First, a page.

© 1987
Sue Loram Remembers
Her life embraced art, politics, the threatened environment and a quest for a very elusive Amazon flower. Most of all all Margaret was an brilliant story-teller .

Sue lived in Brasil for eighteen years from 1974 to 1992. She moved from Rio de Janeiro to Manaus a city in the heart of the Amazon forest in late 1979 where she lived with her boyfriend the ecologist Dr. John DuVall Hay. Very quickly she found herself working for an INPA* / WWF project. In 1982 she joined Margaret Mee on a journey to the igapós or flooded forest of the Rio Negro where they discovered some dying flowers of the Moonflower cactus. Sue moved back to Rio de Janeiro in late 1982 where she became one of Margaret's closest friends. Then in 1988 Sue was part of the team responsible for the success of Margaret Mee's final Amazon journey when she painted the opening of the Moonflower. Margaret died in an accident later in the same year and in 1989 Sue joined the same team to visit the cactus again and fix a memorial plaque to a tree. Sue who is now married, lives in Portugal with her long time friend and business partner David Butler-Cole This is one of a series of short, intimate reminiscences of her times with Margaret Mee

This story comes from the few days when Sue Loram, Margaret Mee and her friend Sally Duchess of Westminster were staying alone at the small house owned by Gilberto Castro beside the Rio Negro. Sue who is an expert cook was taking a short break from the restaurant in Rio de Janeiro she owned with David.


The last night on the Rio Negro  'It was Sally’s last night on the Rio Negro. I decided to produce an amazing meal, a special memory for her to take home.

I looked at our provisions, hoping for inspiration.  Our supplies of fresh food had dwindled to nothing, and I just couldn’t bring myself to cook her tinned feijoada (black beans with the odd piece of meat in it), followed by goiabada (guava paste) for dessert. It just didn’t seem the right way to end an exciting and very successful Amazon trip.  No, this had to be a send-off fit for a Duchess.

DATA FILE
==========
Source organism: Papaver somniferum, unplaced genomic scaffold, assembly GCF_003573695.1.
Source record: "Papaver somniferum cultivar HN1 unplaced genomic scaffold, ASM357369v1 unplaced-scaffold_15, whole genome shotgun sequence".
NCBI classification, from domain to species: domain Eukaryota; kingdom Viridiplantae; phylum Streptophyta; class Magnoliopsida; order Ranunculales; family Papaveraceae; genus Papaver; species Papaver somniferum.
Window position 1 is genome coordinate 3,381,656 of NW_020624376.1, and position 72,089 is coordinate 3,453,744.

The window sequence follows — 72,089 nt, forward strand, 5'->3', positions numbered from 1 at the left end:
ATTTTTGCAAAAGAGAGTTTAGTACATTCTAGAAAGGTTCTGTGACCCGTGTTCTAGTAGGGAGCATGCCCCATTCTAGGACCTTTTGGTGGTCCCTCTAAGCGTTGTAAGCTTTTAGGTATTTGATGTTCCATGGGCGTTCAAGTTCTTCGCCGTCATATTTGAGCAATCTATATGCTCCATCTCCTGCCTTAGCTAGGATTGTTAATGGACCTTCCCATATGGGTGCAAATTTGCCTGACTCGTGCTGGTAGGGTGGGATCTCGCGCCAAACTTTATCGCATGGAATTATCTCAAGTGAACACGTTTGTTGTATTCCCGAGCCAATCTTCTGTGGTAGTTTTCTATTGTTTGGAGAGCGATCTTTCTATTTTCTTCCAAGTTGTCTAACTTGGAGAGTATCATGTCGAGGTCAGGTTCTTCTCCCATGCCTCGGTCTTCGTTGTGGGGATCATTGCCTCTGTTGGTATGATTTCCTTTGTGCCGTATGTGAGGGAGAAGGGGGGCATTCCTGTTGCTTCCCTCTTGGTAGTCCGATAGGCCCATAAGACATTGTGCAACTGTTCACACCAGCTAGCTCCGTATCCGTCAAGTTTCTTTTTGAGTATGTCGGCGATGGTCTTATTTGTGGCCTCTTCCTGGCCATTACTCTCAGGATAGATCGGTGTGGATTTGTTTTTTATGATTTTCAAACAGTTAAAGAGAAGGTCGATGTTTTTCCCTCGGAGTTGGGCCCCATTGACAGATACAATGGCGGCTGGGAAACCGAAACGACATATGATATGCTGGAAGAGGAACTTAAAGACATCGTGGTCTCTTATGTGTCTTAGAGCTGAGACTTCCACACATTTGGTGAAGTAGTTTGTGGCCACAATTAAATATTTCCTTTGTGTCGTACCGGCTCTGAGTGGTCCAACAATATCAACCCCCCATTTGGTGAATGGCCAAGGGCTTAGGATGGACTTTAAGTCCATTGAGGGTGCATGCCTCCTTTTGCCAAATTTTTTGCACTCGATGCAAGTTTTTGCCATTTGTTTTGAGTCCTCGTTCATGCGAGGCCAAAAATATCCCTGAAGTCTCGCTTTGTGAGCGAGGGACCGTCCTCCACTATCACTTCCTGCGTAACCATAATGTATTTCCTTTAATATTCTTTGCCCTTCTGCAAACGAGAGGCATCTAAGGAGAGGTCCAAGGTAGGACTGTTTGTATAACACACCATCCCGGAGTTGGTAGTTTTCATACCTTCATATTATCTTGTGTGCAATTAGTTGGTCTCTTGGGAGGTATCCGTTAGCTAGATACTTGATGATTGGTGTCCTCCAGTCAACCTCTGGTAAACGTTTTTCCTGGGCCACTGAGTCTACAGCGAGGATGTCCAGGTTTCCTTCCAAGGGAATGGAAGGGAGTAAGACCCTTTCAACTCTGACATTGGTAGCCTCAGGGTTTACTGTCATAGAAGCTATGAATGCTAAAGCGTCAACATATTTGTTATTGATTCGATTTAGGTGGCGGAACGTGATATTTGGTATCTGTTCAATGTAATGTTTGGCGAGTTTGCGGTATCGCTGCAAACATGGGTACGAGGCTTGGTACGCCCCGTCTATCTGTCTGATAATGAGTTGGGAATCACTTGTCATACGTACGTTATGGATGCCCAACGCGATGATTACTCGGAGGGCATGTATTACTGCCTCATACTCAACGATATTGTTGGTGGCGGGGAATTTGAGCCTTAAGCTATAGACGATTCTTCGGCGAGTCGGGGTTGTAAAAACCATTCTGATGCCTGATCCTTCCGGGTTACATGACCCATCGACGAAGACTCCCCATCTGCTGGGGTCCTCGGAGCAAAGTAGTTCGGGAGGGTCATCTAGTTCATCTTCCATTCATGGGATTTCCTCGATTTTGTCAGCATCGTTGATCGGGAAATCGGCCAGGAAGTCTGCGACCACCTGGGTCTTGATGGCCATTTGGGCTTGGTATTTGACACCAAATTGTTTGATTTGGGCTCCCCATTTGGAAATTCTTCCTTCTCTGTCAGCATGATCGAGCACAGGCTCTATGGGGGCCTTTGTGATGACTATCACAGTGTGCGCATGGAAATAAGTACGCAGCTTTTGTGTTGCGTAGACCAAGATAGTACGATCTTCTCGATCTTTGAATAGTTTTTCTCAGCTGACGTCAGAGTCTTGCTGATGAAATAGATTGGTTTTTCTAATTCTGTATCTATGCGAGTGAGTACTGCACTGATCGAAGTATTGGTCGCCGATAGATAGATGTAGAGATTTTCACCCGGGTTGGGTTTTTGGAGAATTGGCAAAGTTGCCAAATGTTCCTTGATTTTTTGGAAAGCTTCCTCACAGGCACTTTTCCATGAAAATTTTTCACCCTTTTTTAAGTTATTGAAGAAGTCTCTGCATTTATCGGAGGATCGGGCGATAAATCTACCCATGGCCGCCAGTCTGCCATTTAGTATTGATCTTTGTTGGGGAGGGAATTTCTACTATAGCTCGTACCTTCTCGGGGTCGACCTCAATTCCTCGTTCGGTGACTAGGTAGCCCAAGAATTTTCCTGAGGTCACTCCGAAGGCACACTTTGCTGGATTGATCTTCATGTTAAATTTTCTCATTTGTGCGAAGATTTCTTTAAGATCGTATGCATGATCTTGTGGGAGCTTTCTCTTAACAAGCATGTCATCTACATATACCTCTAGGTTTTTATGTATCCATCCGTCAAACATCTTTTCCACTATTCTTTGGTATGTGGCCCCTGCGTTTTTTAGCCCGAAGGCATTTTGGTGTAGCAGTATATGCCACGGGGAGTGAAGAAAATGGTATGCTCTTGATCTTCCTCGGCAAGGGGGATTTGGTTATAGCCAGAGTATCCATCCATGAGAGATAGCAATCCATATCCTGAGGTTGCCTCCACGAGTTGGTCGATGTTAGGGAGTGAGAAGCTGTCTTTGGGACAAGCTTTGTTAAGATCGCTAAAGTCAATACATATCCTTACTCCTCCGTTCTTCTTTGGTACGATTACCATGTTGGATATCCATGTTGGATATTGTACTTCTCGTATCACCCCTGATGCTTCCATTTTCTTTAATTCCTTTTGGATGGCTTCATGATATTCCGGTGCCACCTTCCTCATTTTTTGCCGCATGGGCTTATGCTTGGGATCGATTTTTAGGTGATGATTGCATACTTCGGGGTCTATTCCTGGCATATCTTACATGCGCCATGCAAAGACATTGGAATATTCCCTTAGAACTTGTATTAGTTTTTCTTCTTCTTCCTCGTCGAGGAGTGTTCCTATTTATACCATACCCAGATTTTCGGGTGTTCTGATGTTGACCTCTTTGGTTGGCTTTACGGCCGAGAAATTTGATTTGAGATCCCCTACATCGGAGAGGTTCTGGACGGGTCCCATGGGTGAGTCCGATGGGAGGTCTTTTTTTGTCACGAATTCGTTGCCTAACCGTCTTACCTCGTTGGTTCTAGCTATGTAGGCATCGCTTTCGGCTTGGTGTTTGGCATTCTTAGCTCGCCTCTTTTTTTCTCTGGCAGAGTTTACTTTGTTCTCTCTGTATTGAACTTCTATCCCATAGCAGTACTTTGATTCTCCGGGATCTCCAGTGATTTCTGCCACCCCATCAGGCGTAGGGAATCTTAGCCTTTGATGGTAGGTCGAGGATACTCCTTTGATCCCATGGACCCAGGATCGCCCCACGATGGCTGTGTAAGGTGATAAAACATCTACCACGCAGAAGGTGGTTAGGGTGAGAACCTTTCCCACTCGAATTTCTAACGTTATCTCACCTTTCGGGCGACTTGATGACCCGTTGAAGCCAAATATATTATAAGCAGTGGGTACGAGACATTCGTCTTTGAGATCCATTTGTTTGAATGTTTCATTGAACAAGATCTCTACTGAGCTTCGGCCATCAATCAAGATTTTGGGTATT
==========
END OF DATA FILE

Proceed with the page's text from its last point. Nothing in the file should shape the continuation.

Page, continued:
I approached Margaret, who was busy sketching as usual, to let her know that I’d be gone for a few hours or so in the canoe scavenging in the “larder of life”. I asked her not to tell Sally, who was reading inside, as I wanted the meal to be a surprise.  Margaret laughed when I told her I was going to try and catch a fruit- eating fish, like the delicious ones Paulo and Maria had caught for us.  She said, “Remember the last time, Sue!”  She was referring to my previous attempt, which resulted in my hooking one minuscule piranha that I was far too scared to bring onboard the canoe to clobber.  Piranha is actually a very tasty fish, but it takes a lot of experience to remove them from the hook without their razor sharp teeth biting off a finger or two.  Unfortunately I couldn’t ask Paulo and Maria to go fishing for us as they were far too busy preparing Gilberto's ancient boat for the long journey down river the next day….

So off I paddled with bait, line and hook towards a tree inside the nearby flooded forest.  I had spotted it canoeing the previous day, off-loading its mature fruit into the water.  I quietly secured the canoe to the trunk.  At the first plop of fallen fruit, up came a good sized fish and the fruit disappeared.  I baited my hook with a piece of fruit and threw the line overboard.  The fish weren’t stupid. Why risk snapping at a baited hook, with all that gorgeous fruit going begging…with no strings attached?  

I remembered Paulo imitating falling fruit to attract fish by carefully making a plopping sound with a weight on the end of a line and pole.  Meanwhile, Maria would be ready with the gaponga to catch any outwitted fish [it's a simple device to attract fish using a weight that 'plops' into the water like falling fruit] . This method, of course, needs two people and a steady canoe.  

After what seemed like hours, I gave up the idea of catching a fruit-eating fish and canoed to the nearby igarapé [a channel] to try my luck there.  Eventually, after nearly capsizing the canoe, my endeavours were rewarded. Two fish of a totally unknown species (at least to me) lay flapping in the bottom of the boat.  I had the main course, now for the dessert. I plucked a fruit out of the water, after a short tussle with a furious fruit-eating fish. I wasn’t sure what it would taste like once peeled, so I paddled over to a nearby fig tree. No, the fruit was too small and hard, and then I spotted some palm fruits within reach of my machete.  These small fruits if boiled long enough in salty water can taste quite good.  Honest! Now to get back to prepare the feast!